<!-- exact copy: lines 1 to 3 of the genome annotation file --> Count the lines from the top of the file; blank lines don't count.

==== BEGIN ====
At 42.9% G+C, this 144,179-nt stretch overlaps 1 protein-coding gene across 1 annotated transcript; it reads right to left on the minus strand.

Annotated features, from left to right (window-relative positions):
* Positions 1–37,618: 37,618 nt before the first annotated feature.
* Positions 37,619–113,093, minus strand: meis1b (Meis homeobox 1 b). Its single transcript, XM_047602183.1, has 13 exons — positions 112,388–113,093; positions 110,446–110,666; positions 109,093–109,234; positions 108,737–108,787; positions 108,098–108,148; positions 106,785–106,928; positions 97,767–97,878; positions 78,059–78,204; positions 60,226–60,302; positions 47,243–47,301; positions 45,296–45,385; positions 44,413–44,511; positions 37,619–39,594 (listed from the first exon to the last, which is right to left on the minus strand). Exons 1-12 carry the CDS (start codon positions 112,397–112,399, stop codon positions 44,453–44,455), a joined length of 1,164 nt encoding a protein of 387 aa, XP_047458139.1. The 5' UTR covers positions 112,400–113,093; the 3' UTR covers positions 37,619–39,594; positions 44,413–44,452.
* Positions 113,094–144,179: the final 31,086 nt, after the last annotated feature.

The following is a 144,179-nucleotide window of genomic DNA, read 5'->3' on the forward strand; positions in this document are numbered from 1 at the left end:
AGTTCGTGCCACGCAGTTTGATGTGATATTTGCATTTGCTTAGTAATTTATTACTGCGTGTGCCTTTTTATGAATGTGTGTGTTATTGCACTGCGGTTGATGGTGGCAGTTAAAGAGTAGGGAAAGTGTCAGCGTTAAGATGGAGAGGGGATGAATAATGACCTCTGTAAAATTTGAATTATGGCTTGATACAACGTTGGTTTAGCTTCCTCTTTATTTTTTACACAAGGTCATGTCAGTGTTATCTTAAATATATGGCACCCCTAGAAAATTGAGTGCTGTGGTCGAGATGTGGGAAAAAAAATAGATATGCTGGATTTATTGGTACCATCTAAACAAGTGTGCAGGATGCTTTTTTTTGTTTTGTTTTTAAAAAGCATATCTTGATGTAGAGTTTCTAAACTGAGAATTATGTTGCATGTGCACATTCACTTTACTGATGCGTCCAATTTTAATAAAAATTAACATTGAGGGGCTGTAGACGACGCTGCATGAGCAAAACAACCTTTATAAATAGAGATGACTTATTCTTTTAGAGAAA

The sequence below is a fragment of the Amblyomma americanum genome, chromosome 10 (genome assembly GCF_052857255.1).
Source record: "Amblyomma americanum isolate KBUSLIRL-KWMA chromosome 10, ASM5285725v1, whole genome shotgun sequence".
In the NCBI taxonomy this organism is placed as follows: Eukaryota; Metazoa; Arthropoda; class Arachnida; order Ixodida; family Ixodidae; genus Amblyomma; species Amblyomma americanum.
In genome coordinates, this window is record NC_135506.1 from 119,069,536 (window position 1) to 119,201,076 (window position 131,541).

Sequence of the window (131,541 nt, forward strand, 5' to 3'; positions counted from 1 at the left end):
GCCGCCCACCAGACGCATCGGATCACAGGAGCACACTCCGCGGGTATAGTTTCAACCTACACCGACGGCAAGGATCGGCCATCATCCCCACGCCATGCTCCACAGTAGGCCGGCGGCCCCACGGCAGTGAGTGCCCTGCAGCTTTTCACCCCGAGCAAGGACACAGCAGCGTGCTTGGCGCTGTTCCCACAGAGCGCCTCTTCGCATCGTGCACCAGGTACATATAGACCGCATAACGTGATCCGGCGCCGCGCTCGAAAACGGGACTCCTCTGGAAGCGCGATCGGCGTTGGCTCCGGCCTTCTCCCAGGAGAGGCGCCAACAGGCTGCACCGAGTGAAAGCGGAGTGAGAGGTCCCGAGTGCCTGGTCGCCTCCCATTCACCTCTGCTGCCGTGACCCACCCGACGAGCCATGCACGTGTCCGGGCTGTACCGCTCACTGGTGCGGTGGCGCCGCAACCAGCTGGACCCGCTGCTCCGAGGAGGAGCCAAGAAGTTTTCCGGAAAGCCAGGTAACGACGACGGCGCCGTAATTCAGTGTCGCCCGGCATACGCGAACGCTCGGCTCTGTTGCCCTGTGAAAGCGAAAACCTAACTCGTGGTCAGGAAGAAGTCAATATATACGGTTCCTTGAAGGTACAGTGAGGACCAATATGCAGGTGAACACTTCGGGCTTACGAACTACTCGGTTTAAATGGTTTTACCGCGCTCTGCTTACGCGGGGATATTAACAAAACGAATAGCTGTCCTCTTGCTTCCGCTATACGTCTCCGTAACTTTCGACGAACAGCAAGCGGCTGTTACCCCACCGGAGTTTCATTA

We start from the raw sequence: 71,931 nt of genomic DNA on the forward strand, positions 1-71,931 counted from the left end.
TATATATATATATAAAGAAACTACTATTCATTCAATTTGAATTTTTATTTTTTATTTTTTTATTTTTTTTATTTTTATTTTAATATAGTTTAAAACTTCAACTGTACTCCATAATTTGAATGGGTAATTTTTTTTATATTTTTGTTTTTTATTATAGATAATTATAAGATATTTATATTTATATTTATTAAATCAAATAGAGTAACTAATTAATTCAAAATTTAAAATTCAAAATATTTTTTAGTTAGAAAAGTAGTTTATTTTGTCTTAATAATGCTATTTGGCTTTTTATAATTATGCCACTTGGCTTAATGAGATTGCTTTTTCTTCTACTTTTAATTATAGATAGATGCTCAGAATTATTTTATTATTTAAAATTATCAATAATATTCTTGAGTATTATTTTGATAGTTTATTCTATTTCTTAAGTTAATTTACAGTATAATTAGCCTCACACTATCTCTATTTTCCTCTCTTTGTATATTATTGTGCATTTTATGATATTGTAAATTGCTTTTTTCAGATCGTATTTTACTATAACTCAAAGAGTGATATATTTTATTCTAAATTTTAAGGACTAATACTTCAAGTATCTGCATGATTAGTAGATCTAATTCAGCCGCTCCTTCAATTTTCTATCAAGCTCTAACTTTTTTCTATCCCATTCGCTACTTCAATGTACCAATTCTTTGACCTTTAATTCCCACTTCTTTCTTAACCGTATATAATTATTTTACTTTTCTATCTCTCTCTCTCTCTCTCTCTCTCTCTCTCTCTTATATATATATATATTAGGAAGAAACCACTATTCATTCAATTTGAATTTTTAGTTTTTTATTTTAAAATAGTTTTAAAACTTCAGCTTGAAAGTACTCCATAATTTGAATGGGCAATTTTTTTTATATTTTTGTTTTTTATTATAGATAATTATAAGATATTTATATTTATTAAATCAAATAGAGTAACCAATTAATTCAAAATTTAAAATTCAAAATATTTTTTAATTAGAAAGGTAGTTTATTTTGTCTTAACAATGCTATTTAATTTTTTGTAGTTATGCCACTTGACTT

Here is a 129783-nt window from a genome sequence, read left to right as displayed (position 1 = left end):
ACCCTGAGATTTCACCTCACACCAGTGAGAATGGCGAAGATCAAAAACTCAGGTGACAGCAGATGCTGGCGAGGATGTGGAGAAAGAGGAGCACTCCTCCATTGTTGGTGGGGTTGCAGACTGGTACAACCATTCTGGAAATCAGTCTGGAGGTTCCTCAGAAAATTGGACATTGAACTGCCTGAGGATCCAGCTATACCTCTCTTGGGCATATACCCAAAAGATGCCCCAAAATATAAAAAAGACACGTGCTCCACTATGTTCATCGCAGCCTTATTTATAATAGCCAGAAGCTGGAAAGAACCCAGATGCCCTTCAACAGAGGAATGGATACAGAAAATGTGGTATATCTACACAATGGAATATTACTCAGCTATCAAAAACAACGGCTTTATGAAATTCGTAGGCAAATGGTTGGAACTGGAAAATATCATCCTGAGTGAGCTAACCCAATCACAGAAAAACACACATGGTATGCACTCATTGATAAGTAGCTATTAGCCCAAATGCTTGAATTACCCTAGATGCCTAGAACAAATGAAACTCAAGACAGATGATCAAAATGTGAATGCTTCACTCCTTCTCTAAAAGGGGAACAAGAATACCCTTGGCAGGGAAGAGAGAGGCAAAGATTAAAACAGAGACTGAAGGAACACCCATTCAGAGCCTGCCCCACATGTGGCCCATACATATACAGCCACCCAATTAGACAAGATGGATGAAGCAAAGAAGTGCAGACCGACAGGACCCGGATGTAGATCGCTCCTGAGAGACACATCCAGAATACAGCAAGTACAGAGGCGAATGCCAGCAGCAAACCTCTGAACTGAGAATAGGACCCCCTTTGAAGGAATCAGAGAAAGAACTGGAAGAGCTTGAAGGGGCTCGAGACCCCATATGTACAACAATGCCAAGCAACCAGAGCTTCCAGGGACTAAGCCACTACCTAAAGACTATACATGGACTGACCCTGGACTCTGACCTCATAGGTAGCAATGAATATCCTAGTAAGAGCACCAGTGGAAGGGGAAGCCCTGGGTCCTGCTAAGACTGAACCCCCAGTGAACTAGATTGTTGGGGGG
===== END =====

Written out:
At 42.9% G+C, this 144,179-nt stretch overlaps 1 protein-coding gene across 1 annotated transcript; it reads right to left on the minus strand.

Annotated features, from left to right (window-relative positions):
* Positions 1–37,618: 37,618 nt before the first annotated feature.